If you've ever been to Ohio Stadium on a Saturday and were part of the crowd jumping around after a big play, you helped generate man-made (or fan made, if you will) seismic activity! These are "fan quakes," or seismic activity generated by fans jumping up and down. Professors from right here at the School of Earth Sciences in partnership with Miami University and the Ohio Department of Natural Resources thought up a project before the start of the 2016 football season. They wanted to measure these vibrations and use the data in their classes to connect the science with an experience many of their students' had first-hand account of.
The NFL team Seattle Seahawks had their "Beast Quake" in 2011, where a touchdown during a playoff game resulted in a celebration which registered on seismographs outside of their stadium of around 70,000. Well, project lead Derek Sawyer along with Wendy Panero, Ann Cook and others thought of the Shoe which holds ~35,000 more fans. They wanted to be the first university to measure fan quakes, and they knew they'd record some big numbers here. Through a conversion scale they created, celebrations from the Nov. 5 game versus Nebraska registered the equivalent of 5.2 and 5.1-magnitude quakes! I can only imagine they'll record even bigger numbers this Saturday.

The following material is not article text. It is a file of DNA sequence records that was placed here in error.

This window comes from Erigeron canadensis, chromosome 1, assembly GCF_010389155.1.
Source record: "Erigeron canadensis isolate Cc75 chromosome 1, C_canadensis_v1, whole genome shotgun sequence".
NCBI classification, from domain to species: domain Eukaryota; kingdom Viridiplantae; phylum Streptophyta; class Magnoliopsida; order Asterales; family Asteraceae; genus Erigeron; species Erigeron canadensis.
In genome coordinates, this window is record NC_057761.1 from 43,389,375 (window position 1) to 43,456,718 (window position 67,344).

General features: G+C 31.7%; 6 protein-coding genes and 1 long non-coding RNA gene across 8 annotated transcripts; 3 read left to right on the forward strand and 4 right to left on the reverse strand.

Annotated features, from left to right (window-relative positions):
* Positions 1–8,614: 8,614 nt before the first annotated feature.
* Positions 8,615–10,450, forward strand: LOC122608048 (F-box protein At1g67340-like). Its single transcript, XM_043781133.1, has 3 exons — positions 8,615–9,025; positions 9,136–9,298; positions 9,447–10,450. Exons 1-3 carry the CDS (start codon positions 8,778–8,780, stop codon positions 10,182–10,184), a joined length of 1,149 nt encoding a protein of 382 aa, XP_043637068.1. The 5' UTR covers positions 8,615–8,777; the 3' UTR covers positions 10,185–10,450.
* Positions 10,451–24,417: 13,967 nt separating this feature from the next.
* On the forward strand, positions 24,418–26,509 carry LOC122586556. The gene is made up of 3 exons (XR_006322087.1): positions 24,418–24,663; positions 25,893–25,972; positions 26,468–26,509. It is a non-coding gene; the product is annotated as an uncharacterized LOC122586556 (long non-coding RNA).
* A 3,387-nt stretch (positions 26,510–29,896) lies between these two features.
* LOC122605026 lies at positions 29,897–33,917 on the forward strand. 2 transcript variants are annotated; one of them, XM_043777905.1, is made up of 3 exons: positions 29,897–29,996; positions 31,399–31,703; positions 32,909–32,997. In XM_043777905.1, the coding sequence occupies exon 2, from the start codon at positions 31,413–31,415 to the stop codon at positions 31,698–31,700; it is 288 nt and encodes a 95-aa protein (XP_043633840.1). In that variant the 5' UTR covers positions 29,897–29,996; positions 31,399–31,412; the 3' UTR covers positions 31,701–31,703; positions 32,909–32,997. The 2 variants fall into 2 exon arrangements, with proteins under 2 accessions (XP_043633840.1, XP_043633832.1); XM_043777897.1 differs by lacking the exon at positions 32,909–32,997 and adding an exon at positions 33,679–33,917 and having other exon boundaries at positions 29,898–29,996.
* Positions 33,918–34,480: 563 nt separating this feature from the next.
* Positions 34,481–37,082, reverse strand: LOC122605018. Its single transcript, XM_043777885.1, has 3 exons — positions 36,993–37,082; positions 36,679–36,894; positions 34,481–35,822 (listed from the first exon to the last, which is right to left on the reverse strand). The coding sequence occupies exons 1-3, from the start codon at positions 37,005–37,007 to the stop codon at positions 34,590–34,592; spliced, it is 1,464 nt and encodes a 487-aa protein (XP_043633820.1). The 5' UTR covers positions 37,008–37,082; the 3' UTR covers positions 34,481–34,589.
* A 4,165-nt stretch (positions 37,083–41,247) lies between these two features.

For more information about fan quakes and the great work being done by Earth Sciences professors, check out http://go.osu.edu/fanquakes.
Photo courtesy of the Ohio State University